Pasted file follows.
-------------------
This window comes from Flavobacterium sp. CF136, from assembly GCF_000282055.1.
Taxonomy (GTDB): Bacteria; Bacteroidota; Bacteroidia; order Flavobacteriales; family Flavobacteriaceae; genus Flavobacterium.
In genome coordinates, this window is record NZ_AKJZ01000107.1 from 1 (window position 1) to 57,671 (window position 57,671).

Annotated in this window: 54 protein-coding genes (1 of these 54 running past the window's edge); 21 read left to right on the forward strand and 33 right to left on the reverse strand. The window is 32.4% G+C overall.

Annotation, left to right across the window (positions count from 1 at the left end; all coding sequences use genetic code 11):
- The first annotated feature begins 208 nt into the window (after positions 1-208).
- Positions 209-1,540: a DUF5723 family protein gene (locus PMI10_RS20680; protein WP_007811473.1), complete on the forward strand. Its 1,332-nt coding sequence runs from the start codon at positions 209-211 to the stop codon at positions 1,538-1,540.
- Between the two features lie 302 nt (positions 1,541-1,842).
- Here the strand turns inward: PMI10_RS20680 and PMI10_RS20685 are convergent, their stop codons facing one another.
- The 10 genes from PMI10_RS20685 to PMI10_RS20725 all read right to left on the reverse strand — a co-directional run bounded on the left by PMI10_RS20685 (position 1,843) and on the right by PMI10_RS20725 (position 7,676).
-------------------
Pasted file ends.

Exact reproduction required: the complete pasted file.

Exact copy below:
This window comes from Flavobacterium sp. CF136, from assembly GCF_000282055.1.
Taxonomy (GTDB): Bacteria; Bacteroidota; Bacteroidia; order Flavobacteriales; family Flavobacteriaceae; genus Flavobacterium.
In genome coordinates, this window is record NZ_AKJZ01000107.1 from 1 (window position 1) to 57,671 (window position 57,671).

Annotated in this window: 54 protein-coding genes (1 of these 54 running past the window's edge); 21 read left to right on the forward strand and 33 right to left on the reverse strand. The window is 32.4% G+C overall.

Annotation, left to right across the window (positions count from 1 at the left end; all coding sequences use genetic code 11):
- The first annotated feature begins 208 nt into the window (after positions 1-208).
- Positions 209-1,540: a DUF5723 family protein gene (locus PMI10_RS20680; protein WP_007811473.1), complete on the forward strand. Its 1,332-nt coding sequence runs from the start codon at positions 209-211 to the stop codon at positions 1,538-1,540.
- Between the two features lie 302 nt (positions 1,541-1,842).
- Here the strand turns inward: PMI10_RS20680 and PMI10_RS20685 are convergent, their stop codons facing one another.
- The 10 genes from PMI10_RS20685 to PMI10_RS20725 all read right to left on the reverse strand — a co-directional run bounded on the left by PMI10_RS20685 (position 1,843) and on the right by PMI10_RS20725 (position 7,676).